The biggest external threat to validity is the various implementations of Cybonto. Understandably, solution developers should only implement the Cybonto constructs that are needed for solving their practical problems. In other cases, solution developers must add new constructs that were not packaged with Cybonto. Uncareful addition and removal of constructs may weaken Cybonto integrity leading to faulty performance. Additionally, certain feedback loops must exist for certain psychology or cognitive paths to “fire.” For instance, an HDT may need to gather enough information about a situation from other HDTs and DTs before it can reason about the situation. Hopefully, the proposed Cybonto Conceptual Framework will help with minimizing these external threats to validity.

Prior Work

Booker and Musman [59] indicated that human-in-the-loop cybersecurity responses are slow because cyberattacks happen at a higher speed than human decision-making. Therefore, we need autonomous agents of which behaviors are aligned with the defenders’ understanding of related business aspects and preferences. The author framed the problem as a partially observable Markov decision problem, in which “Belief” is the probability of being in a particular state, provided the agents know some past actions and observations. Without using a cognitive system, the work demonstrates the usefulness of autonomous agents for the task of finding out good defense strategies under developing attacks.

According to Francia et al [60], predicting the outcomes of risky behaviors in cyberspace is challenging owing to sensitivity to initial conditions, occurrences of random events, and interactivity among different complex systems. The paper proposed agent-based modeling of entity behavior in cybersecurity as one solution. The study simulated different scenarios of computer virus spread. Simulation parameters are the sophistication of hackers’ attacks, trust level, defenders’ level of training, and quality of cyber defense. Although the study is a work in progress, it demonstrates the mechanisms and the benefits of having opposed autonomous agents interact with each other. From another angle, Metge et al [61] investigated the dynamic trust relationships among autonomous agents and human operators who are all on the same team. The paper emphasized the challenge of building the right autonomous agent’s mental model, which is the first step in gaining human operators’ trust. Autonomous agents need to be both able to provide sound solutions and to behave in ways that their human counterparts can trust.

Thomson et al [62] proposed ACT-R–based models as autonomous cybersecurity agents that can understand and augment human analysts. Interestingly, digital agents can detect bias in human teammates. The paper describes in adequate detail the working of ACT-R in 3 use cases of making sense of human decisions, cyber-deceptive signaling defense, and malware detection. In another study, Golovianko et al [63] used Pi-Mind and adversarial machine learning to clone image classification cognitive capabilities of human participants. The study also reviewed important concepts such as top-down cognitive twin cloning via explicit transfer of knowledge, bottom-up cloning via machine learning or deep learning, and individual and group cloning. Notably, the study considers autonomous agents as “cognitive clones” or “cognitive twins,” all of which can act like the human counterparts in both business-as-usual situations and critical situations. The results illustrate more stable performances of cognitive twins in stressful situations.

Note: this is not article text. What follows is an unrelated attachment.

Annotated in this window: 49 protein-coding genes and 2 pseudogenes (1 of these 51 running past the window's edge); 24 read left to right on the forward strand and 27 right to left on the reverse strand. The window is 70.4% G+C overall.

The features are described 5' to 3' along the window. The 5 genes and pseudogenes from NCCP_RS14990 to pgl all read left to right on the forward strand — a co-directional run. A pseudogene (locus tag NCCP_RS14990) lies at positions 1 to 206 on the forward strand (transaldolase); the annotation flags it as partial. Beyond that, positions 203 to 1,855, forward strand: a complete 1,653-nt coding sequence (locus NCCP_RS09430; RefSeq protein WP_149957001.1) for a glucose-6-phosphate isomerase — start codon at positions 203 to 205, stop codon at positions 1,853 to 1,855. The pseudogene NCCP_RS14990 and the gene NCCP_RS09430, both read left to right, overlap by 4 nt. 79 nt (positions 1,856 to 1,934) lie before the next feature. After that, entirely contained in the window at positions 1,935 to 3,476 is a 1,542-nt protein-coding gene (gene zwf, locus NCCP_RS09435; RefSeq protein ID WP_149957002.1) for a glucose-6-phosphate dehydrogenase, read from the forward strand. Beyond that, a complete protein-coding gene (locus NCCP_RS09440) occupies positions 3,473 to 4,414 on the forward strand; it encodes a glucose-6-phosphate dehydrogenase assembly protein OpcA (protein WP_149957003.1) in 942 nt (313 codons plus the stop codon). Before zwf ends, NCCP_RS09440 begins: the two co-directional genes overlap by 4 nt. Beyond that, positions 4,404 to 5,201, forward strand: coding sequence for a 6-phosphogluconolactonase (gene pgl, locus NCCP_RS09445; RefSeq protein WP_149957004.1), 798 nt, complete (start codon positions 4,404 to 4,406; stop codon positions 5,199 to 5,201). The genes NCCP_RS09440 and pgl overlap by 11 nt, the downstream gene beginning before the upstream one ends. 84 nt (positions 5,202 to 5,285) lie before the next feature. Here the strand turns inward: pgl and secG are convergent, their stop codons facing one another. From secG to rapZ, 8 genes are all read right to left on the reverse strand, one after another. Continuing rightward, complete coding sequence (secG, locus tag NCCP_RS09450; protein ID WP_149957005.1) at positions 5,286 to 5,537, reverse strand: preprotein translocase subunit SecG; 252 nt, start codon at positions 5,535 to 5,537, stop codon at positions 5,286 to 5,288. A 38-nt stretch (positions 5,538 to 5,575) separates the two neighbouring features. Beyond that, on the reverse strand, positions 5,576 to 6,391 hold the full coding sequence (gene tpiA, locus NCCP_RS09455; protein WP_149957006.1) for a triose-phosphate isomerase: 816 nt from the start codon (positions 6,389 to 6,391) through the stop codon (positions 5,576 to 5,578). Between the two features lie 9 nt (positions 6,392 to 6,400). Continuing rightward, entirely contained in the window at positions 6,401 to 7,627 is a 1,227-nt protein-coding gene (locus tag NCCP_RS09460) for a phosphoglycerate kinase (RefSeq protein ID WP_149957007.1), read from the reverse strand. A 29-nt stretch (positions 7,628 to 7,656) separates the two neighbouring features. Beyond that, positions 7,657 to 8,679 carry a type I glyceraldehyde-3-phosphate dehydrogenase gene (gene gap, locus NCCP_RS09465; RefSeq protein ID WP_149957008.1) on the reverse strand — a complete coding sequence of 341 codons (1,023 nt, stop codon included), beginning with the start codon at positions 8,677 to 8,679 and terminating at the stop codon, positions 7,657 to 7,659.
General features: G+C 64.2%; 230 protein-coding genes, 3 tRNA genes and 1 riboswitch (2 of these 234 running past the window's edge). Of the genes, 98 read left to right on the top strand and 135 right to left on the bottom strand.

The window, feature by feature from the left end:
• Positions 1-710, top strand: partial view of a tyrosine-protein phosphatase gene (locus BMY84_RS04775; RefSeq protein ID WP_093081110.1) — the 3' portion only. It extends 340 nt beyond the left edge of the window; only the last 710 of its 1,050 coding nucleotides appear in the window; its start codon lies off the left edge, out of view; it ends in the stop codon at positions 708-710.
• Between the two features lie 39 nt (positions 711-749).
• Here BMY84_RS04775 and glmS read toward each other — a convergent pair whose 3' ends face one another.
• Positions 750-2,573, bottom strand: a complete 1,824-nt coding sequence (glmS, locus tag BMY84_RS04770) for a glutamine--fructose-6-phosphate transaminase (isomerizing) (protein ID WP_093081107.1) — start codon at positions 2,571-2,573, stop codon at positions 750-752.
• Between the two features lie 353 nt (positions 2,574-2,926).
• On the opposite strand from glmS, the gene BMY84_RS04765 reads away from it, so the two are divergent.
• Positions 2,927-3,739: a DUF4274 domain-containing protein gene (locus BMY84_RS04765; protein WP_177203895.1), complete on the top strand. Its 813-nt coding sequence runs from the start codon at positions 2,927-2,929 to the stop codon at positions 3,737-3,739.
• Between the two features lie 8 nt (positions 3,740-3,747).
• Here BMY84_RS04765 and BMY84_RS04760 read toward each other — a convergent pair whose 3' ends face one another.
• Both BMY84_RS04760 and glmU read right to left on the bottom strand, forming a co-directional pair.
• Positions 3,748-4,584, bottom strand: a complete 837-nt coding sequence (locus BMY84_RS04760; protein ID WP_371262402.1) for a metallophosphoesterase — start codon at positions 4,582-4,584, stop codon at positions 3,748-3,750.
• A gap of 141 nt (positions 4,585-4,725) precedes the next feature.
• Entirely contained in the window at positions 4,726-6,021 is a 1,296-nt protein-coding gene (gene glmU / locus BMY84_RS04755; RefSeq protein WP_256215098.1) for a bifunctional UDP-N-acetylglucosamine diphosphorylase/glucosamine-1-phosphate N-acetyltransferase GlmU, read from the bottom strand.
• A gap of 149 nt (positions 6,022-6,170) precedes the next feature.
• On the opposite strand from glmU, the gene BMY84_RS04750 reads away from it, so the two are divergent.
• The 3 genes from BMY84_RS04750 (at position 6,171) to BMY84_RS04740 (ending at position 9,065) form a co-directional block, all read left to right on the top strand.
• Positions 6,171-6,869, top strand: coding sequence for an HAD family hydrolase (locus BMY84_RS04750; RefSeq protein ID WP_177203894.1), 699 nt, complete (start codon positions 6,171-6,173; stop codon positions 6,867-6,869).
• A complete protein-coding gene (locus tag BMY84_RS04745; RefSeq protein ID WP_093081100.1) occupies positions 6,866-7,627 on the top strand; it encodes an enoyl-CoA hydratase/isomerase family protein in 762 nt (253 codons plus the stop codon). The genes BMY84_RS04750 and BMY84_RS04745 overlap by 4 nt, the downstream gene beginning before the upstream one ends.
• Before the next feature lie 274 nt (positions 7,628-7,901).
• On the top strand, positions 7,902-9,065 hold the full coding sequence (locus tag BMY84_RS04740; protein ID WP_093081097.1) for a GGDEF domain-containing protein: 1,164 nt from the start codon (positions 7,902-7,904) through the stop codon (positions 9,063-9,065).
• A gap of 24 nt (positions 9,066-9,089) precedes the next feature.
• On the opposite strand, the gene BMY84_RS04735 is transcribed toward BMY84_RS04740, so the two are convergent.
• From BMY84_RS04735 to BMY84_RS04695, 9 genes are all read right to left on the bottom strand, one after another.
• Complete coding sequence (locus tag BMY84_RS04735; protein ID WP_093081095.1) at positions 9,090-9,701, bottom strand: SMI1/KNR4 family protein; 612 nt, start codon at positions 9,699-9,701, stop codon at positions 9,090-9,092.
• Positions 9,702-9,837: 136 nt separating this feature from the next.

DCTs and HDTs are gaining popularity, but they are not necessarily new concepts. A good body of prior works involves “autonomous agents” with various applications in security and cybersecurity. However, autonomous agents have been designed in specific ways for solving specific problems. HDTs are fundamentally different from autonomous agents. Most HDTs consist of a cognitive system and a noncognitive system, and most cognitive systems can combine cognitive reasoning (symbolic) with deep learning models (subsymbolic). Furthermore, HDTs and DTCs should be able to perform in a much wider set of situations than autonomous agents as DCTs are parts of HDTs that are in turn a part of the Metaverse strategy. Once massive noncognitive digital twin systems transition to the internet, adding human cognitive digital twins will be the only logical next step.

The vision of letting human digital twins ”run free“ in connected digital twin worlds (the Metaverse) and observing them is realistic and offers a new paradigm in knowledge mining. The Cybonto conceptual framework demonstrates how such an ecosystem can be leveraged for shaping proactive cybersecurity defense strategies. In the context of studying malicious cybersecurity behaviors, the key is building a digital human cognitive twin that models well malicious hackers' cognitive patterns. Specifically, cognitive reasoning with adequate granularity and a well-designed ontology allows us to observe, understand, and—more importantly—explain the HDTs’ behaviors. Hence, the paper also proposes the Cybonto ontology as a recommendation on how current cognitive systems can be extended.

Notably, medical researchers may take Cybonto core ontology and fit it to their applications such as virtual patients for applied psychology training, automatic behavioral annotations, analysis of electronic health records, and virtual agents for community psychology experiments. Future work may involve further framework development, fine-tuning and expanding the ontology, human cognitive cloning, and building different practical HDTs.

Conflicts of Interest

None declared.

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AC: authority centrality
BC: betweenness centrality
BFO: Basic Formal Ontology
DC: degree centrality
DCT: Digital Cognitive Twin
DT: Digital Twin
EC: Eigenvector centrality
HDT: Human Digital Twin
IGE: in-group environment
INE: internal environment
MF: Mental Functioning
SOE: societal environment
STIX: Structured Threat Information eXpression

Edited by E Meinert; submitted 09.09.21; peer-reviewed by D Oladele, J Ropero; comments to author 19.10.21; revised version received 17.01.22; accepted 08.02.22; published 20.04.22


©Tam N Nguyen. Originally published in JMIRx Med (, 20.04.2022.